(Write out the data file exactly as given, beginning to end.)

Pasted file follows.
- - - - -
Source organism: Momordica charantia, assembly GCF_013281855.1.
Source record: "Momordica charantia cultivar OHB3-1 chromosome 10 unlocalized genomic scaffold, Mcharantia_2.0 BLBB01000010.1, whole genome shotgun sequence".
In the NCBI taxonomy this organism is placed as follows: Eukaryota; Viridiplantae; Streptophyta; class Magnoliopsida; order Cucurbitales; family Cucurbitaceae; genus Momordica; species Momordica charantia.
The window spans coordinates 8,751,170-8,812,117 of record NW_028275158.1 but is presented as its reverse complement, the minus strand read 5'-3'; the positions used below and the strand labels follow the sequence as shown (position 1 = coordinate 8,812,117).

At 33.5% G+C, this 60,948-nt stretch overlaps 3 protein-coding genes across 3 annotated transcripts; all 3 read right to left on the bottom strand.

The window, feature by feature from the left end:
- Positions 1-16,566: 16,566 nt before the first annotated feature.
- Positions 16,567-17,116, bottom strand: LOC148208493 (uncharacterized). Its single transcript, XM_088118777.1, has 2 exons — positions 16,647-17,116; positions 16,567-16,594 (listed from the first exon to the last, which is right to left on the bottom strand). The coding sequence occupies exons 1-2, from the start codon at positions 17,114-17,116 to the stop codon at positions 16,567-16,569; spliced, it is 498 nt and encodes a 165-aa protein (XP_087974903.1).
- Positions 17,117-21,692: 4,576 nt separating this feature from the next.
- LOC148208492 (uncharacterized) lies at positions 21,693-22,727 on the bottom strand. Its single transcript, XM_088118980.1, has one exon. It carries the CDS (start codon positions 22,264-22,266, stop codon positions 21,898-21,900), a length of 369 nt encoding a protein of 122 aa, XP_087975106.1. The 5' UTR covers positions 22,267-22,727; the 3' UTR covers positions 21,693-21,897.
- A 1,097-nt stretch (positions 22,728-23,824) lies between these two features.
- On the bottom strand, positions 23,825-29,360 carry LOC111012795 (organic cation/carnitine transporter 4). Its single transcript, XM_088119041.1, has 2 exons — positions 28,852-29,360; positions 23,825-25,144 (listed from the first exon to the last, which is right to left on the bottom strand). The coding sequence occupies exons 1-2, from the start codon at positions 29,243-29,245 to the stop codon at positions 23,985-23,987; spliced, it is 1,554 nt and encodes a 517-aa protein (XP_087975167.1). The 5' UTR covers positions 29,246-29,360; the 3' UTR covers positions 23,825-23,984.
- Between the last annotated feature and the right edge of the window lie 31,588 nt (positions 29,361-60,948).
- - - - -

Source organism: Momordica charantia, assembly GCF_013281855.1.
Source record: "Momordica charantia cultivar OHB3-1 chromosome 10 unlocalized genomic scaffold, Mcharantia_2.0 BLBB01000010.1, whole genome shotgun sequence".
In the NCBI taxonomy this organism is placed as follows: Eukaryota; Viridiplantae; Streptophyta; class Magnoliopsida; order Cucurbitales; family Cucurbitaceae; genus Momordica; species Momordica charantia.
The window spans coordinates 8,751,170-8,812,117 of record NW_028275158.1 but is presented as its reverse complement, the minus strand read 5'-3'; the positions used below and the strand labels follow the sequence as shown (position 1 = coordinate 8,812,117).

At 33.5% G+C, this 60,948-nt stretch overlaps 3 protein-coding genes across 3 annotated transcripts; all 3 read right to left on the bottom strand.

The window, feature by feature from the left end:
- Positions 1-16,566: 16,566 nt before the first annotated feature.
- Positions 16,567-17,116, bottom strand: LOC148208493 (uncharacterized). Its single transcript, XM_088118777.1, has 2 exons — positions 16,647-17,116; positions 16,567-16,594 (listed from the first exon to the last, which is right to left on the bottom strand). The coding sequence occupies exons 1-2, from the start codon at positions 17,114-17,116 to the stop codon at positions 16,567-16,569; spliced, it is 498 nt and encodes a 165-aa protein (XP_087974903.1).
- Positions 17,117-21,692: 4,576 nt separating this feature from the next.
- LOC148208492 (uncharacterized) lies at positions 21,693-22,727 on the bottom strand. Its single transcript, XM_088118980.1, has one exon. It carries the CDS (start codon positions 22,264-22,266, stop codon positions 21,898-21,900), a length of 369 nt encoding a protein of 122 aa, XP_087975106.1. The 5' UTR covers positions 22,267-22,727; the 3' UTR covers positions 21,693-21,897.
- A 1,097-nt stretch (positions 22,728-23,824) lies between these two features.
- On the bottom strand, positions 23,825-29,360 carry LOC111012795 (organic cation/carnitine transporter 4). Its single transcript, XM_088119041.1, has 2 exons — positions 28,852-29,360; positions 23,825-25,144 (listed from the first exon to the last, which is right to left on the bottom strand). The coding sequence occupies exons 1-2, from the start codon at positions 29,243-29,245 to the stop codon at positions 23,985-23,987; spliced, it is 1,554 nt and encodes a 517-aa protein (XP_087975167.1). The 5' UTR covers positions 29,246-29,360; the 3' UTR covers positions 23,825-23,984.
- Between the last annotated feature and the right edge of the window lie 31,588 nt (positions 29,361-60,948).